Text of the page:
4) A pair or two of nitrile gloves.
5) Extra self-adhesive knee-sized large plasters...the kind with a non-stick face and peel off adhesive tabs I can apply myself. It is really hard to hold a wound shut and tape the plaster in place with just one hand.
6) My usual tube of neomycin-free antibiotic ointment.
7) I have weak ankles and flat feet, so am prone to ankle rollovers. For this reason, I add a roll of elastic bandage to my larger kit. It has come in handy for myriad other uses.
8 ) A good small knife with decent scissors for trimming plasters and tape to size. I prefer a Victorinox Classic or sometimes the serrated-jaw and liner-sprung scissors in Wenger's older offerings (Wenger was absorbed by Victorinox in recent years and many of their unique knife features were lost in the revamped offerings).
9) A small self-storing covered travel toothbrush for brushing out grit, sand, and gravel from the wound.
10) A small digital oral thermometer so I can tell "if I'm just hot" or genuinely feverish if/when a problem develops. Good early warning of illness or infection.

EDIT: Forgot to add (but should): It is a Real Good Idea to have training in first aid and wilderness medicine so you know how to use such items (I did and do keep up to date...it was an especially  wise requirement in the days when I led bike tours professionally). Even a basic first aid course is really helpful.

EDIT 2: I tend to little wounds quickly (despite the knee story...it happened at a little after 05:00 and I needed to move on) before they can fester into something Bigger. It is amazing how quickly something small -- even a blackberry thorn tip -- can aspire to something More while on tour.

EDIT 3: If you are carrying other supplies, they can be pressed into service. In 1991 when my father was well into his 70s, we took a tour deep into wilderness where he took a bad fall going downhill at speed on crushed lava. The handlebar end took out two ribs in front and the saddle nose broke one behind. He was covered with road rash and the lava bits were deeply embedded throughout. After checking him for things like a burst spleen, we bound his ribs with spare tubes and he rode down another 1,100m in elevation to a remote fishing camp where I could clean his wounds properly. They had nothing on hand to clean his wounds, so I used the remainder of my dish soap, the rest of the alcohol from the stove, and the toothbrush I carried "just in case" something like that happened. It wasn't pleasant at the time, but he avoided infection and everything including the ribs healed fine. A number of mundane objects can be pressed into emergency service when needed.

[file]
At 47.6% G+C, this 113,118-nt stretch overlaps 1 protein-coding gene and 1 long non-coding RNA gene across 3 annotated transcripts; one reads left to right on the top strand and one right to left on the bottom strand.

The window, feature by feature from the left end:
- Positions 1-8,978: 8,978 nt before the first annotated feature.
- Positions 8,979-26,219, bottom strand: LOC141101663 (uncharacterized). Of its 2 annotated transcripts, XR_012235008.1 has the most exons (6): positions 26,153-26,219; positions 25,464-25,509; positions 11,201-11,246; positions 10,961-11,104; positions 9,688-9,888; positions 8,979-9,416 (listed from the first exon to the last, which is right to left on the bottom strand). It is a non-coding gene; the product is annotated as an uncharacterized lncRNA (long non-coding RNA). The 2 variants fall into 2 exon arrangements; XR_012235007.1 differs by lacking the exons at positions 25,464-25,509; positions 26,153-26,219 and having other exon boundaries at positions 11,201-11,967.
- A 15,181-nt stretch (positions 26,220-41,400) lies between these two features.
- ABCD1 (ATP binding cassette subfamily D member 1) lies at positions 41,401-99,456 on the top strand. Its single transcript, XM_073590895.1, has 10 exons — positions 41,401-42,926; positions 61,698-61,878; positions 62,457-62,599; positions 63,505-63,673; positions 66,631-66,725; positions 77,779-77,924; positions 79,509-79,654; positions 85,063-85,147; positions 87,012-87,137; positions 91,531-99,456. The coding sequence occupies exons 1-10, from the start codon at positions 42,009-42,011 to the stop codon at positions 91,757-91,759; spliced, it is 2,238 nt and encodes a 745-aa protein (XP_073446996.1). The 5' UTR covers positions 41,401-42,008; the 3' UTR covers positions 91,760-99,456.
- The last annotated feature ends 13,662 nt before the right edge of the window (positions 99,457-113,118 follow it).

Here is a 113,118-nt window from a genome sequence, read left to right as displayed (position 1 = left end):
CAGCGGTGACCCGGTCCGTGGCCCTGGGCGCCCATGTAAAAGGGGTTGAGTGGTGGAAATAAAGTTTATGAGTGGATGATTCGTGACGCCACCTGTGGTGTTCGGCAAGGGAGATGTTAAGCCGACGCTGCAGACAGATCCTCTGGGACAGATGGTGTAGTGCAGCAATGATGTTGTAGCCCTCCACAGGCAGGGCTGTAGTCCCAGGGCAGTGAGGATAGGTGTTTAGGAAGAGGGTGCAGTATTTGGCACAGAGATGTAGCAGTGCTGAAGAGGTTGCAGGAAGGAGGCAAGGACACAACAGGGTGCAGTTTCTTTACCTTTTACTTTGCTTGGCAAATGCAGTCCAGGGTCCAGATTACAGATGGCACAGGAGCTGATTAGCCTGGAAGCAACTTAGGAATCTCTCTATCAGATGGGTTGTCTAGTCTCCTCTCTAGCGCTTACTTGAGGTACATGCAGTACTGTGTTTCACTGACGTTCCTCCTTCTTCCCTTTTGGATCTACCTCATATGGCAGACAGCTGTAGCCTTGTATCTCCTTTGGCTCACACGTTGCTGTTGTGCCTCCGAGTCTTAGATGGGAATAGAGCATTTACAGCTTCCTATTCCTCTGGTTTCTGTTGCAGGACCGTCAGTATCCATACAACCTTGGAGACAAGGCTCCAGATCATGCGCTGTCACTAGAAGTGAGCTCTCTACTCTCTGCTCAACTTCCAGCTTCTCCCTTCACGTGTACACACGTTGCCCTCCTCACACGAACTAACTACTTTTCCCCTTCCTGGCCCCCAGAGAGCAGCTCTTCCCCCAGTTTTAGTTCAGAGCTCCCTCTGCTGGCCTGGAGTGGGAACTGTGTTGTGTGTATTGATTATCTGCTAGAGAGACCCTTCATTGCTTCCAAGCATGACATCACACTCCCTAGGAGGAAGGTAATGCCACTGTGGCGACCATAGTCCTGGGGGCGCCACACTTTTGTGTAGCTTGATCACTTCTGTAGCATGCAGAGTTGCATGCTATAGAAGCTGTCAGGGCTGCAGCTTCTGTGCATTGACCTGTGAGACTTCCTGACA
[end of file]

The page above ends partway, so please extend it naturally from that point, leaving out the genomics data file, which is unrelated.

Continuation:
All good healing wishes your way, Andre.
« Last Edit: July 01, 2017, 09:39:58 PM by Danneaux »

mickeg

  • Hero Member
  • *****
  • Posts: 1205
Re: Contents of your on-bike first-aid kit?
« Reply #2 on: July 01, 2017, 12:13:58 AM »
One of my handle bar bags (one of two) has a small first aid kit in it.  I use that bag on tours and sometimes on day rides.  I have not looked in the first aid kit for a few years, I assume there still is some first aid stuff in it.

I had a bad crash about 5 years ago.  I used up about one water bottle washing off the blood, but other than that did not touch a first aid kit.  I was in a doctor office about an hour later.

My land rover is a 14 year old D2, not the more pricey range rover.

StillOld

  • Jr. Member
  • **
  • Posts: 55
Re: Contents of your on-bike first-aid kit?
« Reply #3 on: July 01, 2017, 11:56:57 AM »
My day rides are usually fairly local so nothing carried but you may have woken me up to carry something in future....my long trips....I always carry eye wash,  burn cream and spray and the usual assortment of plasters and bandages and antiseptic sprays.

I have burnt myself quite badly whilst out camping/flying and being in the middle of nowhere on that occasion the "burn spray" saved my hand.


John Saxby